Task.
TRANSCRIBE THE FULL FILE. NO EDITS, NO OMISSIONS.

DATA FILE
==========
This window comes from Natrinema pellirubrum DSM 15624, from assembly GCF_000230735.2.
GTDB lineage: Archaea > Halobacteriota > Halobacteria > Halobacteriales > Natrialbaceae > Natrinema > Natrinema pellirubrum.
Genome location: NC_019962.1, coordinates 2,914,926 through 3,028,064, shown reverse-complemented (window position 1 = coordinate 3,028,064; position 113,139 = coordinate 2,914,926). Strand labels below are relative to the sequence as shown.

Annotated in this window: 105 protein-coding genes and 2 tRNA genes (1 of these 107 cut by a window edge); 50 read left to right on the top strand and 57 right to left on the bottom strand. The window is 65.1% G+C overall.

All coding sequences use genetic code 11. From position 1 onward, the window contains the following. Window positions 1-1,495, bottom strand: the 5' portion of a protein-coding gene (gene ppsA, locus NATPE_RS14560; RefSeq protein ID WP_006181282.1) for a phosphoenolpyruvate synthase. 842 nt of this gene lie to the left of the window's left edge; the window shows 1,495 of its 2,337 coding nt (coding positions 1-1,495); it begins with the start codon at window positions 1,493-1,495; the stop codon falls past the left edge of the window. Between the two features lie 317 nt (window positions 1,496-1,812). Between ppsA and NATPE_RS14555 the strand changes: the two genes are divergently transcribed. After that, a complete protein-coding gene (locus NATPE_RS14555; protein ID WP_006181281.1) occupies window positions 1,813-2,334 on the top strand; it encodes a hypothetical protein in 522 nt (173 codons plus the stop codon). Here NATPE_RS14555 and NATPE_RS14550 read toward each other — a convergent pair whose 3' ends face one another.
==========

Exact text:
This window comes from Natrinema pellirubrum DSM 15624, from assembly GCF_000230735.2.
GTDB lineage: Archaea > Halobacteriota > Halobacteria > Halobacteriales > Natrialbaceae > Natrinema > Natrinema pellirubrum.
Genome location: NC_019962.1, coordinates 2,914,926 through 3,028,064, shown reverse-complemented (window position 1 = coordinate 3,028,064; position 113,139 = coordinate 2,914,926). Strand labels below are relative to the sequence as shown.

Annotated in this window: 105 protein-coding genes and 2 tRNA genes (1 of these 107 cut by a window edge); 50 read left to right on the top strand and 57 right to left on the bottom strand. The window is 65.1% G+C overall.

All coding sequences use genetic code 11. From position 1 onward, the window contains the following. Window positions 1-1,495, bottom strand: the 5' portion of a protein-coding gene (gene ppsA, locus NATPE_RS14560; RefSeq protein ID WP_006181282.1) for a phosphoenolpyruvate synthase. 842 nt of this gene lie to the left of the window's left edge; the window shows 1,495 of its 2,337 coding nt (coding positions 1-1,495); it begins with the start codon at window positions 1,493-1,495; the stop codon falls past the left edge of the window. Between the two features lie 317 nt (window positions 1,496-1,812). Between ppsA and NATPE_RS14555 the strand changes: the two genes are divergently transcribed. After that, a complete protein-coding gene (locus NATPE_RS14555; protein ID WP_006181281.1) occupies window positions 1,813-2,334 on the top strand; it encodes a hypothetical protein in 522 nt (173 codons plus the stop codon). Here NATPE_RS14555 and NATPE_RS14550 read toward each other — a convergent pair whose 3' ends face one another.